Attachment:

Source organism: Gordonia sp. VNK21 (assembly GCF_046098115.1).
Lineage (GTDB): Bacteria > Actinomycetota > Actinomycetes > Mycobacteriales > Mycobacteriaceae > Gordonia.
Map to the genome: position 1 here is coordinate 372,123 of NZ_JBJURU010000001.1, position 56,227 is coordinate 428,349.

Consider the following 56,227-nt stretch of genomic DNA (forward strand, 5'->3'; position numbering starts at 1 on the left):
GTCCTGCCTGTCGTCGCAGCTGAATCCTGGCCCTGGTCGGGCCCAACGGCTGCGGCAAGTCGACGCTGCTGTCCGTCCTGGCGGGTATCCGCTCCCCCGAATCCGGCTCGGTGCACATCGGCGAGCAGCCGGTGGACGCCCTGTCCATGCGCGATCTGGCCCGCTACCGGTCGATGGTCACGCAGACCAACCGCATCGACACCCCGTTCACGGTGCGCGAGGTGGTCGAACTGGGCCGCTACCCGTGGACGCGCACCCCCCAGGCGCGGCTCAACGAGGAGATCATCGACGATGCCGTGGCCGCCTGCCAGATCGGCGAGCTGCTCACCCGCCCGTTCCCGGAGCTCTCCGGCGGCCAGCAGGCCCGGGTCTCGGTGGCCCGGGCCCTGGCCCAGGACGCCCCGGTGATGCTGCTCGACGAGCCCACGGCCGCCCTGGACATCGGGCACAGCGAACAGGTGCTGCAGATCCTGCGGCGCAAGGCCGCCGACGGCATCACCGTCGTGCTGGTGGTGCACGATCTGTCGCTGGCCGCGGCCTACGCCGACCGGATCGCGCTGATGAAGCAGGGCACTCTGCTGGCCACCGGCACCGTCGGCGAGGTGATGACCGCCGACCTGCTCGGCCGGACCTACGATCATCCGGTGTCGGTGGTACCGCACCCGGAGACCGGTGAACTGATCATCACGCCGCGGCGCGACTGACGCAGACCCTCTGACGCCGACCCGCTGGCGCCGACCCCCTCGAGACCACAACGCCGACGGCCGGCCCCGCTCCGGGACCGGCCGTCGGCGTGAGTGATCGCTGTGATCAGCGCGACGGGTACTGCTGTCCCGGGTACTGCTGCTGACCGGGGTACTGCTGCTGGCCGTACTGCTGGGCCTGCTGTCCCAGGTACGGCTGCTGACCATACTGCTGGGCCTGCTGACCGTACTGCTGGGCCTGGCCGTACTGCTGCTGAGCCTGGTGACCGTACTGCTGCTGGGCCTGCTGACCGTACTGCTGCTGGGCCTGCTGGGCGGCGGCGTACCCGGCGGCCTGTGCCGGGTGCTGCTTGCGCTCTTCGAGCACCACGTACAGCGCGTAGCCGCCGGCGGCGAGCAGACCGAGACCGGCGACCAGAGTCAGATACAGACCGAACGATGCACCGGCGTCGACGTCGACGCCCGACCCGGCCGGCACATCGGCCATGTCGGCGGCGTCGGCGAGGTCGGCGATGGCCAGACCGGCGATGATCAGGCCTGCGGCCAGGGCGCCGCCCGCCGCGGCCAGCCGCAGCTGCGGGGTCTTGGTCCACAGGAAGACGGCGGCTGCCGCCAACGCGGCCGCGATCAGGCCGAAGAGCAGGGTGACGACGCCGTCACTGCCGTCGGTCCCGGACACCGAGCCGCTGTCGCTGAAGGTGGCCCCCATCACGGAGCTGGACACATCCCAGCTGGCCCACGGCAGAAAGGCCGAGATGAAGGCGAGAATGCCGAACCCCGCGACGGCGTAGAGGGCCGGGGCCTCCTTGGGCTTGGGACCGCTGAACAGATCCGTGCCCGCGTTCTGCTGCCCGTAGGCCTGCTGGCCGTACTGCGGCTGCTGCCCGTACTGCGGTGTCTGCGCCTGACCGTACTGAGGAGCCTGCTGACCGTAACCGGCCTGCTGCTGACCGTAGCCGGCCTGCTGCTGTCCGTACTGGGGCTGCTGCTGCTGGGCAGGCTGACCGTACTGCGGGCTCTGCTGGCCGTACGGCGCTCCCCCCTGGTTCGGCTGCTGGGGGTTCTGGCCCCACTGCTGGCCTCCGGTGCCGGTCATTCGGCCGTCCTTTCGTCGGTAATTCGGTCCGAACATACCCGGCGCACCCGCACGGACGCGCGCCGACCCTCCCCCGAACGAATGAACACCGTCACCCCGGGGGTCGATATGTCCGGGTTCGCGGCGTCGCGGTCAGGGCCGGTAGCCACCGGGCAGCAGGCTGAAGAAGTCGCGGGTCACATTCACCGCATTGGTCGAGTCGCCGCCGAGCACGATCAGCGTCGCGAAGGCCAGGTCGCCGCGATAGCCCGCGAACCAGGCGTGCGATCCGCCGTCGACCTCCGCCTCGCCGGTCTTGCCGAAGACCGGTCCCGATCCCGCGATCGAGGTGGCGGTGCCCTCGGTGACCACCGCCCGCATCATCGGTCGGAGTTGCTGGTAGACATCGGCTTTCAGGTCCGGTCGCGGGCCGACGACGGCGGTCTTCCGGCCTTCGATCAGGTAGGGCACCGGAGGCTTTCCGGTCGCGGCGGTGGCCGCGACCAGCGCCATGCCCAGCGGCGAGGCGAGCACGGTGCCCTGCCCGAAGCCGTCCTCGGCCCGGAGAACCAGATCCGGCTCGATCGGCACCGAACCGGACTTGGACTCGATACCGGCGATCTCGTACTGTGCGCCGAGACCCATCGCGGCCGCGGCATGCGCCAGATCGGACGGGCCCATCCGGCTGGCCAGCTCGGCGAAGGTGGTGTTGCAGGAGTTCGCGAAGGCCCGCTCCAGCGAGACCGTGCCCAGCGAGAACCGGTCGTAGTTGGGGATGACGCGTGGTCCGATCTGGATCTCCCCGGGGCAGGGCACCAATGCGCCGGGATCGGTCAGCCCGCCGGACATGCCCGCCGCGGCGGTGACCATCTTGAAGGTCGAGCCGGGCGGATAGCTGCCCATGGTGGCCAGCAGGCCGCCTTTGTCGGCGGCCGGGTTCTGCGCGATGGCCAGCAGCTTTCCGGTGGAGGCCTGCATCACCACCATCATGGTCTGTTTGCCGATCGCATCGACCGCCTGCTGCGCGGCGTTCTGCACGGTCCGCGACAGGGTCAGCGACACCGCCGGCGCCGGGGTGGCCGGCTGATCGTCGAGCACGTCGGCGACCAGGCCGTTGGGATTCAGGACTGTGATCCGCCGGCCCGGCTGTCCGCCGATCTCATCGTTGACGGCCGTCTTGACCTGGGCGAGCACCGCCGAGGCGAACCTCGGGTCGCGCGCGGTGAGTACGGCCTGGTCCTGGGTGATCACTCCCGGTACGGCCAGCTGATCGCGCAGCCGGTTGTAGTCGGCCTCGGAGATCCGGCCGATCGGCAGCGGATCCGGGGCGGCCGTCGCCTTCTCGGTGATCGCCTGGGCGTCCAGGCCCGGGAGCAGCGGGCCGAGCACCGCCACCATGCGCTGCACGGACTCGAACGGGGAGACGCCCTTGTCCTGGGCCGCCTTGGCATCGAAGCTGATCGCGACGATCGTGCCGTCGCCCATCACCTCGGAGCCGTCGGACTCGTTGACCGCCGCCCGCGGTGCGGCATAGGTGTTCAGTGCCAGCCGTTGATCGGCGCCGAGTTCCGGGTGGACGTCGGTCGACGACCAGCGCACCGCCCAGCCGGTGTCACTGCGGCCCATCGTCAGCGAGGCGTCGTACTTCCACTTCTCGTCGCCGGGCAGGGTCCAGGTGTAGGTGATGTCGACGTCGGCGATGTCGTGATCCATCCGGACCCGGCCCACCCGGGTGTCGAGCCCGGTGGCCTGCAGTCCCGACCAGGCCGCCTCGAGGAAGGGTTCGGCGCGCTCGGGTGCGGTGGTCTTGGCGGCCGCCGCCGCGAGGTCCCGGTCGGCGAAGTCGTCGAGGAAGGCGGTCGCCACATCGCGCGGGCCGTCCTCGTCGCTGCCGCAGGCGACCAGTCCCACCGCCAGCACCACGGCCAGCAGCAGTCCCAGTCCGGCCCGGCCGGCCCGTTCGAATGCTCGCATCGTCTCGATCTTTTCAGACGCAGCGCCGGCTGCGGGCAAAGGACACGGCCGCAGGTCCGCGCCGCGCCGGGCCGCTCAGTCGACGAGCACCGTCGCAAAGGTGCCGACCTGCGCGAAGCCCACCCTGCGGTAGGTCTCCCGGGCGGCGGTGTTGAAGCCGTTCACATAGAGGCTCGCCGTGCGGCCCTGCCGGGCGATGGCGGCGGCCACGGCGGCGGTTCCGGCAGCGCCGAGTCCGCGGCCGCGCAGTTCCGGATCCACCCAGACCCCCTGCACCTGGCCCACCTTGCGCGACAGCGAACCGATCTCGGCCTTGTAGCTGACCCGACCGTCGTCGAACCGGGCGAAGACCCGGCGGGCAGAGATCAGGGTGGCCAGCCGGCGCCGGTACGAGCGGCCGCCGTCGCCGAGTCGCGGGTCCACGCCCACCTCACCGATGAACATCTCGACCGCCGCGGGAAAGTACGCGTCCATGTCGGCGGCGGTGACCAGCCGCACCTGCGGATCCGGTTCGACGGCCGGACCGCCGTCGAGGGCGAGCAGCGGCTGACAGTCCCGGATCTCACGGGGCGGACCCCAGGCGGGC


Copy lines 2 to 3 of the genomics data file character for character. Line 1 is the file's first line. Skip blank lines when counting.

Lineage (GTDB): Bacteria > Actinomycetota > Actinomycetes > Mycobacteriales > Mycobacteriaceae > Gordonia.
Map to the genome: position 1 here is coordinate 372,123 of NZ_JBJURU010000001.1, position 56,227 is coordinate 428,349.